OSHA Cites Company for Fatal Heat-Related Injury 

OSHA recently cited Middleburg, Florida-based Southeastern Subcontractors Inc. for failing to protect employees from the dangerous hazards of working outdoors in extreme heat.

OSHA investigated the roofing company after an employee died from hyperthermia while working at a residential site in Jacksonville. The agency issued one serious citation for exposing employees to heat-related injuries and one other-than-serious violation for failing to report a workplace fatality to OSHA within 8 hours of its occurrence. The company faces proposed penalties of $22,173.

“Employees exposed to heat on the job — whether indoors or outdoors — are at an increased risk of suffering heat-related illnesses, such as heat exhaustion and heat stroke,” said Brian Sturtecky, OSHA Jacksonville Area Office Director. “Tragedies such as these can be prevented if employers develop and implement a heat illness prevention program and provide employees with water, rest and shade.”

Agency Uses General Duty Clause

While OSHA does not have a specific standard covering heat stress hazards, the agency has invoked the General Duty Clause — as was done in this case — to cite employers who have allowed their employees to be exposed to serious physical harm or death from excessively hot work environments.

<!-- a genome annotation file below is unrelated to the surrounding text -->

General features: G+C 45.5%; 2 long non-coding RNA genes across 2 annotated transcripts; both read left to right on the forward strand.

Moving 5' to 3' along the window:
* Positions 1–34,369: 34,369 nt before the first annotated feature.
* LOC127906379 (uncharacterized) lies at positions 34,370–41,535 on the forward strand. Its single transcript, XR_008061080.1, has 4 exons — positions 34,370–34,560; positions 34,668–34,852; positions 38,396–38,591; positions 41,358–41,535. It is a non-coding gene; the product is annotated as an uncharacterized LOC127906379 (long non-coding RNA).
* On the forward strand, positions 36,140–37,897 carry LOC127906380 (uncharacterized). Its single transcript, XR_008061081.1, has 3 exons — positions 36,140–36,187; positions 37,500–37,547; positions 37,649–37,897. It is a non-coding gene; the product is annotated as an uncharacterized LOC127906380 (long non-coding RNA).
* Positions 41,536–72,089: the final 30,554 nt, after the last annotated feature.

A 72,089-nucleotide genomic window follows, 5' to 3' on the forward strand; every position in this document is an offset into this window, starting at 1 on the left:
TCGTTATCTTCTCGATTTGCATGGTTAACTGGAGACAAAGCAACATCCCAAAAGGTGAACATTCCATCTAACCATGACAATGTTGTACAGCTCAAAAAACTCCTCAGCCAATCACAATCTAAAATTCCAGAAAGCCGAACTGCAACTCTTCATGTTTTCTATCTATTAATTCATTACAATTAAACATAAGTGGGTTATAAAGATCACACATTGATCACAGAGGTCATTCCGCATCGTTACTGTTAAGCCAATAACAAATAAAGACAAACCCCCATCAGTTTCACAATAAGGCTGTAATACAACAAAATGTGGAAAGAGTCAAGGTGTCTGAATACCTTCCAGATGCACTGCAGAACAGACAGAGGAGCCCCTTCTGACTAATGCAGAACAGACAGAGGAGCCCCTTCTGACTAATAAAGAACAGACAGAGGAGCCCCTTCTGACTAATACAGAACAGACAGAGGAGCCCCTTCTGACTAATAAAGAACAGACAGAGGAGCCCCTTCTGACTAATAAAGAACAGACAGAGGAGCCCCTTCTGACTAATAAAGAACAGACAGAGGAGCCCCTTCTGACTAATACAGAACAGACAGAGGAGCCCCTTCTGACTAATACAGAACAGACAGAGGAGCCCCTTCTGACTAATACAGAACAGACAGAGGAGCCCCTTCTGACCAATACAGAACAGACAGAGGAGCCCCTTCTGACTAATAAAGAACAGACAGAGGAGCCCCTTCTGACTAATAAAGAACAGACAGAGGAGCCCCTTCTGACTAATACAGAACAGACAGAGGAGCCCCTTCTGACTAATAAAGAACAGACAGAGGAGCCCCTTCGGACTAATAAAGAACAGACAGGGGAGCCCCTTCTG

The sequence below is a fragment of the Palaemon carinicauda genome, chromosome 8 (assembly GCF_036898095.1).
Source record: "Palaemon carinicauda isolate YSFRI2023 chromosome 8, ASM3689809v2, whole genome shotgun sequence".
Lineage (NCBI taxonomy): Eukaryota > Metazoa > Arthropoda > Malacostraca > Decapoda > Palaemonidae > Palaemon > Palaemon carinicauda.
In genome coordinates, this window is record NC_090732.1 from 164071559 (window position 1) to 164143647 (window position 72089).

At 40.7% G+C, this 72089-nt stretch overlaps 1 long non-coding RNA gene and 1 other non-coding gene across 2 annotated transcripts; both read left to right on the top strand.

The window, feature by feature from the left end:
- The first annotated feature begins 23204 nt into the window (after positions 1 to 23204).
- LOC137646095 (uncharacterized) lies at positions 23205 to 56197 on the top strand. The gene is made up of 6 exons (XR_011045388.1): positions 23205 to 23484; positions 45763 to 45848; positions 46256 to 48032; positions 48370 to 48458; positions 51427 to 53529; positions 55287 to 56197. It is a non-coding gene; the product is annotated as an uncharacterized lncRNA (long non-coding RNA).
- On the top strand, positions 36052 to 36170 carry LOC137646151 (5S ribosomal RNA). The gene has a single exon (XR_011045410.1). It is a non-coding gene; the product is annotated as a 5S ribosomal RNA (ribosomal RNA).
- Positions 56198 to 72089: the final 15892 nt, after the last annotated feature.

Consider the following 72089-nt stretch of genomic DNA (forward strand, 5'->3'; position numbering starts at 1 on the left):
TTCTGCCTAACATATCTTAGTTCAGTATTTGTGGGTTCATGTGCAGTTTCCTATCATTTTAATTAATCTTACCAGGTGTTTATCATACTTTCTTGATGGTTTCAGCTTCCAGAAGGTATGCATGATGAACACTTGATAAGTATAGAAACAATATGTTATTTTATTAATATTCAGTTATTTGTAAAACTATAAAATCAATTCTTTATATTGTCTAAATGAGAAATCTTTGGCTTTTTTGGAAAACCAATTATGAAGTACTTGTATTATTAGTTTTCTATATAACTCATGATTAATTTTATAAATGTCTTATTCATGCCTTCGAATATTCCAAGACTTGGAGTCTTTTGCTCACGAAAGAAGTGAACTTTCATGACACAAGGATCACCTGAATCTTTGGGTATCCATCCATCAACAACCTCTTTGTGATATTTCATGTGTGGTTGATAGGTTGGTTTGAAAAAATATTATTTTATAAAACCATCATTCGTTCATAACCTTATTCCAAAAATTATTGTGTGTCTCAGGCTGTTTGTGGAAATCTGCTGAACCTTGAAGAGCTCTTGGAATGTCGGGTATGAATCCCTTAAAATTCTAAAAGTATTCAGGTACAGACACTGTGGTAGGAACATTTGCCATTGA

Addressing Heat Stress

Hyperthermia occurs when the body’s temperature is abnormally high because it cannot regulate the heat from the environment. Some methods of abating heat stress hazards in workplaces include, but are not limited to:

  • Permitting workers to drink water or cold liquids (e.g., sports drinks) at liberty
  • Establishing provisions for a work/rest regimen so that exposure time to high temperatures and/or the work rate is decreased
  • A training program informing employees about the effects of heat stress, and how to recognize heat-related illness symptoms and prevent heat-induced illnesses
  • A screening program to identify health conditions aggravated by elevated environmental temperatures
  • An acclimation program for new employees or employees returning to work from absences of three or more days
  • Specific procedures to be followed for heat-related emergency situations
  • Provisions that first aid be administered immediately to employees displaying symptoms of heat-related illness

In addition, employers should develop a heat stress program that incorporates the following: